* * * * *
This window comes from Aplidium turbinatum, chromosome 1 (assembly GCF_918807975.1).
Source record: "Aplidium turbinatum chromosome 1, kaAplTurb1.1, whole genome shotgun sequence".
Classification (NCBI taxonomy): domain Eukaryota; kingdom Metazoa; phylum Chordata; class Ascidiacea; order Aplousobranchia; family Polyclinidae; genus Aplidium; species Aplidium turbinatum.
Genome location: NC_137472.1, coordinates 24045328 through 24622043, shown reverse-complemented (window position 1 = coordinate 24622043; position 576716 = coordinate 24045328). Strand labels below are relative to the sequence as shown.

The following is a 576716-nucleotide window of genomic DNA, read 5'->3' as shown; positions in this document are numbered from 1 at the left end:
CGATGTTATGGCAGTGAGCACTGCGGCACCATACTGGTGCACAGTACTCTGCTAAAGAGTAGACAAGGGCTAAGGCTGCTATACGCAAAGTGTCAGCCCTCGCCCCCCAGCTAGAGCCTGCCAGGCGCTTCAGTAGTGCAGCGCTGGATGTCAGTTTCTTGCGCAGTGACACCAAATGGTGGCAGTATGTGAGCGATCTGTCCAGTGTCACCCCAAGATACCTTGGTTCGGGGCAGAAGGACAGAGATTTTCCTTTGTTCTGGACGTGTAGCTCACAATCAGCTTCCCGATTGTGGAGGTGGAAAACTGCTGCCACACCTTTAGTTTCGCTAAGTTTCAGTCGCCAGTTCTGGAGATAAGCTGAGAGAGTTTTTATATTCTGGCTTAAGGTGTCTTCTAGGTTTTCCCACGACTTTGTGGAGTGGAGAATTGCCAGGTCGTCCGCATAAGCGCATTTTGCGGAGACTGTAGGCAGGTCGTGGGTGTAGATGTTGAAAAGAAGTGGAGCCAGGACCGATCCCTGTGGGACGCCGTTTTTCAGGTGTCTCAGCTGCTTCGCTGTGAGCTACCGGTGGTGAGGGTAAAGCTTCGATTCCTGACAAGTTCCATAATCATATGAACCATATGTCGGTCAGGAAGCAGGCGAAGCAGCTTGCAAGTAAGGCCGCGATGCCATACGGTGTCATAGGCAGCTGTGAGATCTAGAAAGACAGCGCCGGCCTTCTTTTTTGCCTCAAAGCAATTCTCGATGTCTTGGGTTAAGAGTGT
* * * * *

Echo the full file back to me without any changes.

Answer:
This window comes from Aplidium turbinatum, chromosome 1 (assembly GCF_918807975.1).
Source record: "Aplidium turbinatum chromosome 1, kaAplTurb1.1, whole genome shotgun sequence".
Classification (NCBI taxonomy): domain Eukaryota; kingdom Metazoa; phylum Chordata; class Ascidiacea; order Aplousobranchia; family Polyclinidae; genus Aplidium; species Aplidium turbinatum.
Genome location: NC_137472.1, coordinates 24045328 through 24622043, shown reverse-complemented (window position 1 = coordinate 24622043; position 576716 = coordinate 24045328). Strand labels below are relative to the sequence as shown.

The following is a 576716-nucleotide window of genomic DNA, read 5'->3' as shown; positions in this document are numbered from 1 at the left end:
CGATGTTATGGCAGTGAGCACTGCGGCACCATACTGGTGCACAGTACTCTGCTAAAGAGTAGACAAGGGCTAAGGCTGCTATACGCAAAGTGTCAGCCCTCGCCCCCCAGCTAGAGCCTGCCAGGCGCTTCAGTAGTGCAGCGCTGGATGTCAGTTTCTTGCGCAGTGACACCAAATGGTGGCAGTATGTGAGCGATCTGTCCAGTGTCACCCCAAGATACCTTGGTTCGGGGCAGAAGGACAGAGATTTTCCTTTGTTCTGGACGTGTAGCTCACAATCAGCTTCCCGATTGTGGAGGTGGAAAACTGCTGCCACACCTTTAGTTTCGCTAAGTTTCAGTCGCCAGTTCTGGAGATAAGCTGAGAGAGTTTTTATATTCTGGCTTAAGGTGTCTTCTAGGTTTTCCCACGACTTTGTGGAGTGGAGAATTGCCAGGTCGTCCGCATAAGCGCATTTTGCGGAGACTGTAGGCAGGTCGTGGGTGTAGATGTTGAAAAGAAGTGGAGCCAGGACCGATCCCTGTGGGACGCCGTTTTTCAGGTGTCTCAGCTGCTTCGCTGTGAGCTACCGGTGGTGAGGGTAAAGCTTCGATTCCTGACAAGTTCCATAATCATATGAACCATATGTCGGTCAGGAAGCAGGCGAAGCAGCTTGCAAGTAAGGCCGCGATGCCATACGGTGTCATAGGCAGCTGTGAGATCTAGAAAGACAGCGCCGGCCTTCTTTTTTGCCTCAAAGCAATTCTCGATGTCTTGGGTTAAGAGTGT